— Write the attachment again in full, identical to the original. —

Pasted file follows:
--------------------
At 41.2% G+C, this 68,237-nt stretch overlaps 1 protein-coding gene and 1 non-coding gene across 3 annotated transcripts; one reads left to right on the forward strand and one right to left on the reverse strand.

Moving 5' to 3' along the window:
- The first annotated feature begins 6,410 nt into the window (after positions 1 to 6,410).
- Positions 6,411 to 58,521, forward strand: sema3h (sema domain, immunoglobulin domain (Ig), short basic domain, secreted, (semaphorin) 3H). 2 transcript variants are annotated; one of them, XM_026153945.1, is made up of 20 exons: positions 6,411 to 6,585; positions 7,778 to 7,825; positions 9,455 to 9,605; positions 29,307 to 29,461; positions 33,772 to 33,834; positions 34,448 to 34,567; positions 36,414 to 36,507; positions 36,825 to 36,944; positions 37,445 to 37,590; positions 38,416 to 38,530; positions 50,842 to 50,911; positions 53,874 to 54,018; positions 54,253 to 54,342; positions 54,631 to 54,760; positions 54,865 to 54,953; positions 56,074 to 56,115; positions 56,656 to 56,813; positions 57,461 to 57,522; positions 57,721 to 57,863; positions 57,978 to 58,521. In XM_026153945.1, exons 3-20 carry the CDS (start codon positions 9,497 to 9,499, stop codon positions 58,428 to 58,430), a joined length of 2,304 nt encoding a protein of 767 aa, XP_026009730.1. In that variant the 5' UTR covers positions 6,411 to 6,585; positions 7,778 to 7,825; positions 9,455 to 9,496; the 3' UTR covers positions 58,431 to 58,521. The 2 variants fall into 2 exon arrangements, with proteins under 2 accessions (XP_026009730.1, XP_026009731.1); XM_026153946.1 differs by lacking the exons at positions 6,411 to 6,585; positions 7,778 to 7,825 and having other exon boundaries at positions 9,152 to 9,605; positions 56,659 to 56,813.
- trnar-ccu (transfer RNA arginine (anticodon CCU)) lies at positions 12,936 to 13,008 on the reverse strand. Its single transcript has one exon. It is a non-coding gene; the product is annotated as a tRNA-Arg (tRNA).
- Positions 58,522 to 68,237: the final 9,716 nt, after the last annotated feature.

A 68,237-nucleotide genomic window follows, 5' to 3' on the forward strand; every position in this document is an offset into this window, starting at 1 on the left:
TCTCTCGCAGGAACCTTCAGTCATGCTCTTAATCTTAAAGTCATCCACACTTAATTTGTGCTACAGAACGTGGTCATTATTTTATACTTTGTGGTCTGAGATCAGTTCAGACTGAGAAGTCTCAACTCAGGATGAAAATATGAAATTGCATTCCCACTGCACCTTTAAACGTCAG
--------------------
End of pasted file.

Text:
At 41.2% G+C, this 68,237-nt stretch overlaps 1 protein-coding gene and 1 non-coding gene across 3 annotated transcripts; one reads left to right on the forward strand and one right to left on the reverse strand.

Moving 5' to 3' along the window:
- The first annotated feature begins 6,410 nt into the window (after positions 1 to 6,410).
- Positions 6,411 to 58,521, forward strand: sema3h (sema domain, immunoglobulin domain (Ig), short basic domain, secreted, (semaphorin) 3H). 2 transcript variants are annotated; one of them, XM_026153945.1, is made up of 20 exons: positions 6,411 to 6,585; positions 7,778 to 7,825; positions 9,455 to 9,605; positions 29,307 to 29,461; positions 33,772 to 33,834; positions 34,448 to 34,567; positions 36,414 to 36,507; positions 36,825 to 36,944; positions 37,445 to 37,590; positions 38,416 to 38,530; positions 50,842 to 50,911; positions 53,874 to 54,018; positions 54,253 to 54,342; positions 54,631 to 54,760; positions 54,865 to 54,953; positions 56,074 to 56,115; positions 56,656 to 56,813; positions 57,461 to 57,522; positions 57,721 to 57,863; positions 57,978 to 58,521. In XM_026153945.1, exons 3-20 carry the CDS (start codon positions 9,497 to 9,499, stop codon positions 58,428 to 58,430), a joined length of 2,304 nt encoding a protein of 767 aa, XP_026009730.1. In that variant the 5' UTR covers positions 6,411 to 6,585; positions 7,778 to 7,825; positions 9,455 to 9,496; the 3' UTR covers positions 58,431 to 58,521. The 2 variants fall into 2 exon arrangements, with proteins under 2 accessions (XP_026009730.1, XP_026009731.1); XM_026153946.1 differs by lacking the exons at positions 6,411 to 6,585; positions 7,778 to 7,825 and having other exon boundaries at positions 9,152 to 9,605; positions 56,659 to 56,813.
- trnar-ccu (transfer RNA arginine (anticodon CCU)) lies at positions 12,936 to 13,008 on the reverse strand. Its single transcript has one exon. It is a non-coding gene; the product is annotated as a tRNA-Arg (tRNA).
- Positions 58,522 to 68,237: the final 9,716 nt, after the last annotated feature.

A 68,237-nucleotide genomic window follows, 5' to 3' on the forward strand; every position in this document is an offset into this window, starting at 1 on the left:
TCTCTCGCAGGAACCTTCAGTCATGCTCTTAATCTTAAAGTCATCCACACTTAATTTGTGCTACAGAACGTGGTCATTATTTTATACTTTGTGGTCTGAGATCAGTTCAGACTGAGAAGTCTCAACTCAGGATGAAAATATGAAATTGCATTCCCACTGCACCTTTAAACGTCAG